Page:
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Progress Reports: University of Kentucky: Chloro-Organic Degradation by Polymer Membrane Immobilized Iron-Based Particle Systems

Superfund Research Program

Chloro-Organic Degradation by Polymer Membrane Immobilized Iron-Based Particle Systems

Project Leader: Dibakar Bhattacharyya
Grant Number: P42ES007380
Funding Period: 2000-2019
View this project in the NIH Research Portfolio Online Reporting Tools (RePORT)

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Progress Reports

Year:   2019  2018  2017  2016  2015  2014  2013  2012  2011  2010  2009  2008  2007  2006  2005  2004  2003  2002  2000 

This project has continued to successfully demonstrate effective methods for the destruction of toxic, chlorinated organics (TCE, PCBs, CCl4) involving both oxidative (free-radical reaction pathways) and reductive (zero-valent nanoscale metals) dechlorination systems. With regard to membrane-based reductive dechlorination, Drs. Dibakar Bhattacharyya and Leonidas Bachas demonstrated the ability to prepare high metal (iron) loading membranes through in-situ polymerization of ion-exchange compounds (acrylic acid) inside membrane pores to capture metal ions as nanoparticle precursors, and to subsequently coat 2nd dopant metal (such as, Ni, Pd) on the iron nanoparticle surface. The particle size can be controlled through either manipulation of the spacing distance between chelated metal ions or by altering the metal loading. High resolution STEM-EDS mapping was used to localize the poly-acrylic acid (PAA) functionalization, characterize bimetallic nanoparticle structure, and correlate it with reactivity. Bimetallic Fe/Pd films have been used to effectively dechlorinate various chloro-organics including 3,3',4,4'-tetrachlorobiphenyl (PCB-77). For the first time the specialized computer modeling approach, along with the performed experiments, established the precise intrinsic reaction rates for PCB dechlorination. Complete dechlorination to less toxic biphenyl was observed even for low contact time. Palladium nanoparticles have also been formed electrochemically within conductive polypyrrole films and used for the successful reductive dechlorination of PCB-77 in the presence of H2; however, this system would require an external source of H2 in the absence of a corrosive metal, such as Fe0, that is normally used for H2 generation through its reaction with water.

The use of reductive pathways (such as bimetallic nanoparticles) leads to complete dechlorination without ring rupture (for example, PCB77 → biphenyl). Recent toxicity studies (in conjunction with the Superfund Chemicals, Nutrition, and Endothelial Cell Dysfunction Project) showed that PCB77 and biphenyl do not have the same toxic potency in primary vascular endothelial cells. Biphenyl appears to be non-toxic to the vascular endothelium. Such a trend would support the use of nanotechnology for reducing chlorinated organic pollutant levels in contaminated sites. Biphenyl is a hydrocarbon that could be bio-transformed to an unstable metabolite leading to possible toxicity through alternative pathways (DNA, or protein adducts, etc.). Further reduction of toxicity will also require ring cleavage by oxidation (modified Fenton Reaction) pathway.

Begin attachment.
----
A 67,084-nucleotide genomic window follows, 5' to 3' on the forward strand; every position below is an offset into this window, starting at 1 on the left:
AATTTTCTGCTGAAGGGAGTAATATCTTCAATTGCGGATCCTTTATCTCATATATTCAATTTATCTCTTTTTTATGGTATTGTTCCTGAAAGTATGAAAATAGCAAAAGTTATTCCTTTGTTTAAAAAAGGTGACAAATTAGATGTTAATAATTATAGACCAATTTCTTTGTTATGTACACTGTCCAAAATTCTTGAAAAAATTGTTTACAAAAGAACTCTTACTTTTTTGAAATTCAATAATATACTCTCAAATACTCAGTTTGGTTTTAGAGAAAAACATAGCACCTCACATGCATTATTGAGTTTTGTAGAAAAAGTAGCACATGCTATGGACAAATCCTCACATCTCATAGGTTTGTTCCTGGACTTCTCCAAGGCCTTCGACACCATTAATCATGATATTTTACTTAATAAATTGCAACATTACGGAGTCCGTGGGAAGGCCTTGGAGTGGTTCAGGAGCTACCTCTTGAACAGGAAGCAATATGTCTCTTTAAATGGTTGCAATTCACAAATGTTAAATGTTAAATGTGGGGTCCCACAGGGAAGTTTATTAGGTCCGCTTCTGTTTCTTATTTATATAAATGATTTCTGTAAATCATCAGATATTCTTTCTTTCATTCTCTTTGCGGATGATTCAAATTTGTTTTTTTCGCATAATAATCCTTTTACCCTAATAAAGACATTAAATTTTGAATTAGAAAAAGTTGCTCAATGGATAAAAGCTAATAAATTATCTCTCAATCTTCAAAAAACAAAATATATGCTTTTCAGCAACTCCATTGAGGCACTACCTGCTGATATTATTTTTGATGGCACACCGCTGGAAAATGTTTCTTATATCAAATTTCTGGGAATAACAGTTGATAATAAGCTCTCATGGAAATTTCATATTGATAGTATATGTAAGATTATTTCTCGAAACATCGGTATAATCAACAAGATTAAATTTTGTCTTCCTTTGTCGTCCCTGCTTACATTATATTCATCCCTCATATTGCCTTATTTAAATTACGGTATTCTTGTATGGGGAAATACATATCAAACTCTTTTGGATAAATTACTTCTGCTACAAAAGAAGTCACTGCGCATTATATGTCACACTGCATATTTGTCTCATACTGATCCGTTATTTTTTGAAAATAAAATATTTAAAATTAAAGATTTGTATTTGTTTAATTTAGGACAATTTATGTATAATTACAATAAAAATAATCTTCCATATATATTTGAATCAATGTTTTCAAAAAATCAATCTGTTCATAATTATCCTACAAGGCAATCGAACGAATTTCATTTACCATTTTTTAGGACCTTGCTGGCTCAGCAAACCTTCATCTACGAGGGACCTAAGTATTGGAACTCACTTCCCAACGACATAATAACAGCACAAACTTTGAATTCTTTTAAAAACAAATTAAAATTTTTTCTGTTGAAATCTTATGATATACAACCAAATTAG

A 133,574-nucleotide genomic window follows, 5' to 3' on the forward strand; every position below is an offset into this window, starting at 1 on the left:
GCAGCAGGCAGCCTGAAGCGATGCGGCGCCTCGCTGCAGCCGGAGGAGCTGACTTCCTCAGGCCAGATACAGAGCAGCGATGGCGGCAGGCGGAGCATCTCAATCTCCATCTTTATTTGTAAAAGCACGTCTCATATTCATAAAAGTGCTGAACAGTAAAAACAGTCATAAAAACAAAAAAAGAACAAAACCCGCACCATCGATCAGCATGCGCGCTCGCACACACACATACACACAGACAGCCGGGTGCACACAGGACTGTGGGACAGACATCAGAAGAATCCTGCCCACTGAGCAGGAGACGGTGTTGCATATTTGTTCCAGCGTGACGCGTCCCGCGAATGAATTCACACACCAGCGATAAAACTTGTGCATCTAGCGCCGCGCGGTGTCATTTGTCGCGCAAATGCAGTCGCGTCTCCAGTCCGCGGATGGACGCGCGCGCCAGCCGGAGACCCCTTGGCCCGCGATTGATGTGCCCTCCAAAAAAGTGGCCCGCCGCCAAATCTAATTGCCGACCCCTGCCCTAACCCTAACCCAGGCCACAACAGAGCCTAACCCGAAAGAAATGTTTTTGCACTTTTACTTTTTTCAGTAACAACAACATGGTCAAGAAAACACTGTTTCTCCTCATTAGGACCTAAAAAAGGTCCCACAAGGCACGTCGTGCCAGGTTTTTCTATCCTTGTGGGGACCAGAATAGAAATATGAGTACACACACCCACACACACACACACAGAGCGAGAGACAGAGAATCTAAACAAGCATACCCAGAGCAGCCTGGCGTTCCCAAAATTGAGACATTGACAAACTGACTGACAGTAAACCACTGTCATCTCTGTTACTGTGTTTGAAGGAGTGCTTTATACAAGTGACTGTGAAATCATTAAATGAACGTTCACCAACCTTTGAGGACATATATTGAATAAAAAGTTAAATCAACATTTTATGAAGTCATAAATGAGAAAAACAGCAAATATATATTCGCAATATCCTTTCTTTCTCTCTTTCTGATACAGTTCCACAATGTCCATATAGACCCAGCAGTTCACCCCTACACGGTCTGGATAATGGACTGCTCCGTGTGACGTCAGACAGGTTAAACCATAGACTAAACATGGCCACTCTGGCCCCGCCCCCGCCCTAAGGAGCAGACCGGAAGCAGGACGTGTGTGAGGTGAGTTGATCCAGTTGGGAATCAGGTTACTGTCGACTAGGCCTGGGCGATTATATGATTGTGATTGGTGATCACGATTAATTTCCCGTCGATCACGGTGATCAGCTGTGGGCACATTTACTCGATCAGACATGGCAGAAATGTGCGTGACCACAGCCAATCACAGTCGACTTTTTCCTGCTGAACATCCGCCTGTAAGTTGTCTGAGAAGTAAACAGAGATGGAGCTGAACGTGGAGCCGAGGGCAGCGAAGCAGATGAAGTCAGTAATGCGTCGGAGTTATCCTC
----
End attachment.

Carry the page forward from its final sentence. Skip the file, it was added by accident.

Citrate and PAA (poly-chelate) based modified Fenton reaction has been used to effectively oxidize liquid TCE (DNAPL), 2,2’-PCB and biphenyl at  neutral pH environments through the suppression of Fe2+ oxidation. More than 80% dechlorination of DNAPL was observed. The importance of superoxide radical formation was also verified by establishing direct dechlorination of carbon tetrachloride (CCl4). Finally, the ability to further protect the iron-chelate complex for potential treatment applications was demonstrated through immobilization using either silica particles or PVDF membranes functionalized with PAA.

Recently, collaborative work with the Kentucky Research Consortium for Energy and Environment (KRCEE) has been established to examine the potential use of both routes of dechlorination for the removal of trichloroethylene (TCE) at the Paducah Gaseous Diffusion Plant Superfund site in Paducah, KY. Preliminary testing examined the impact of matrix effects (background chemicals, oxygen, pH) on system performance. Both oxidative and nanotechnology-based treatments of TCE in a simulated groundwater column demonstrated greater than 50% TCE removal using minimal chemical dosing. One can adjust the chemical dosage (nanoparticles or oxidative treatment chemicals) to obtain the desired TCE removal criteria. The ability of chelate modified free radical reaction to dechlorinate DNAPL should also be very valuable for groundwater remediation.

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